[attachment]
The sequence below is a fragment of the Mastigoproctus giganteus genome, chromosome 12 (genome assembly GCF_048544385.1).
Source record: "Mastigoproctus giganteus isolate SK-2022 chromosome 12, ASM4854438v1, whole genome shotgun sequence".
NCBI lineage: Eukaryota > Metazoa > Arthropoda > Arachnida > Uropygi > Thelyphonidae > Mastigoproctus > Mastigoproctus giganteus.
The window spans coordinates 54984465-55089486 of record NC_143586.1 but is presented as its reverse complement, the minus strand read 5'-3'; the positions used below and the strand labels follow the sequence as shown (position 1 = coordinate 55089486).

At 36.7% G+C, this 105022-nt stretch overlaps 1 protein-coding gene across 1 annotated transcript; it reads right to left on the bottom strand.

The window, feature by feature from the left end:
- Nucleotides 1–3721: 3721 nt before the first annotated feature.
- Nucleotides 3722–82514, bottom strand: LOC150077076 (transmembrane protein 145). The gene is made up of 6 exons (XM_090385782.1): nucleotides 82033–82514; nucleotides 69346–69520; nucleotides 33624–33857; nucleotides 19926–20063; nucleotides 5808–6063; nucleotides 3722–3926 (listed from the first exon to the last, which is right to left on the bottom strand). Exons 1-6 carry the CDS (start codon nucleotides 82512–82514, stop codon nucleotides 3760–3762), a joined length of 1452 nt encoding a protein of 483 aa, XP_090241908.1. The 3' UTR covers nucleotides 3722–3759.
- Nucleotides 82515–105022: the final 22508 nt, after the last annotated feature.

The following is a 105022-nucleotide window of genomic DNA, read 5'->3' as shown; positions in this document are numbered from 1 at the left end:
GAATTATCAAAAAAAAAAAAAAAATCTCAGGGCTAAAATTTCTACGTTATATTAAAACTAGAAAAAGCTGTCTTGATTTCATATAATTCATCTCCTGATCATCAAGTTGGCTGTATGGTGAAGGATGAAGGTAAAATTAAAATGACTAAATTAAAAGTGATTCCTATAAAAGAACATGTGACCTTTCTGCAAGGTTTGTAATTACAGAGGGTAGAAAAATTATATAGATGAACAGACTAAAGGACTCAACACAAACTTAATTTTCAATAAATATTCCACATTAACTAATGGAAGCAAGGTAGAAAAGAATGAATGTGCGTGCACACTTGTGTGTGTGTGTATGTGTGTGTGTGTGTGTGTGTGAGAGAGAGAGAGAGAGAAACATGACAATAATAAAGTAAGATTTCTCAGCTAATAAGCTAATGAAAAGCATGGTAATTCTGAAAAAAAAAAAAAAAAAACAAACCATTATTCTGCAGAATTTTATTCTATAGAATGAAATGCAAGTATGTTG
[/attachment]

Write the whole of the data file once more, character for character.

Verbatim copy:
The sequence below is a fragment of the Mastigoproctus giganteus genome, chromosome 12 (genome assembly GCF_048544385.1).
Source record: "Mastigoproctus giganteus isolate SK-2022 chromosome 12, ASM4854438v1, whole genome shotgun sequence".
NCBI lineage: Eukaryota > Metazoa > Arthropoda > Arachnida > Uropygi > Thelyphonidae > Mastigoproctus > Mastigoproctus giganteus.
The window spans coordinates 54984465-55089486 of record NC_143586.1 but is presented as its reverse complement, the minus strand read 5'-3'; the positions used below and the strand labels follow the sequence as shown (position 1 = coordinate 55089486).

At 36.7% G+C, this 105022-nt stretch overlaps 1 protein-coding gene across 1 annotated transcript; it reads right to left on the bottom strand.

The window, feature by feature from the left end:
- Nucleotides 1–3721: 3721 nt before the first annotated feature.
- Nucleotides 3722–82514, bottom strand: LOC150077076 (transmembrane protein 145). The gene is made up of 6 exons (XM_090385782.1): nucleotides 82033–82514; nucleotides 69346–69520; nucleotides 33624–33857; nucleotides 19926–20063; nucleotides 5808–6063; nucleotides 3722–3926 (listed from the first exon to the last, which is right to left on the bottom strand). Exons 1-6 carry the CDS (start codon nucleotides 82512–82514, stop codon nucleotides 3760–3762), a joined length of 1452 nt encoding a protein of 483 aa, XP_090241908.1. The 3' UTR covers nucleotides 3722–3759.
- Nucleotides 82515–105022: the final 22508 nt, after the last annotated feature.

The following is a 105022-nucleotide window of genomic DNA, read 5'->3' as shown; positions in this document are numbered from 1 at the left end:
GAATTATCAAAAAAAAAAAAAAAATCTCAGGGCTAAAATTTCTACGTTATATTAAAACTAGAAAAAGCTGTCTTGATTTCATATAATTCATCTCCTGATCATCAAGTTGGCTGTATGGTGAAGGATGAAGGTAAAATTAAAATGACTAAATTAAAAGTGATTCCTATAAAAGAACATGTGACCTTTCTGCAAGGTTTGTAATTACAGAGGGTAGAAAAATTATATAGATGAACAGACTAAAGGACTCAACACAAACTTAATTTTCAATAAATATTCCACATTAACTAATGGAAGCAAGGTAGAAAAGAATGAATGTGCGTGCACACTTGTGTGTGTGTGTATGTGTGTGTGTGTGTGTGTGTGAGAGAGAGAGAGAGAGAAACATGACAATAATAAAGTAAGATTTCTCAGCTAATAAGCTAATGAAAAGCATGGTAATTCTGAAAAAAAAAAAAAAAAAACAAACCATTATTCTGCAGAATTTTATTCTATAGAATGAAATGCAAGTATGTTG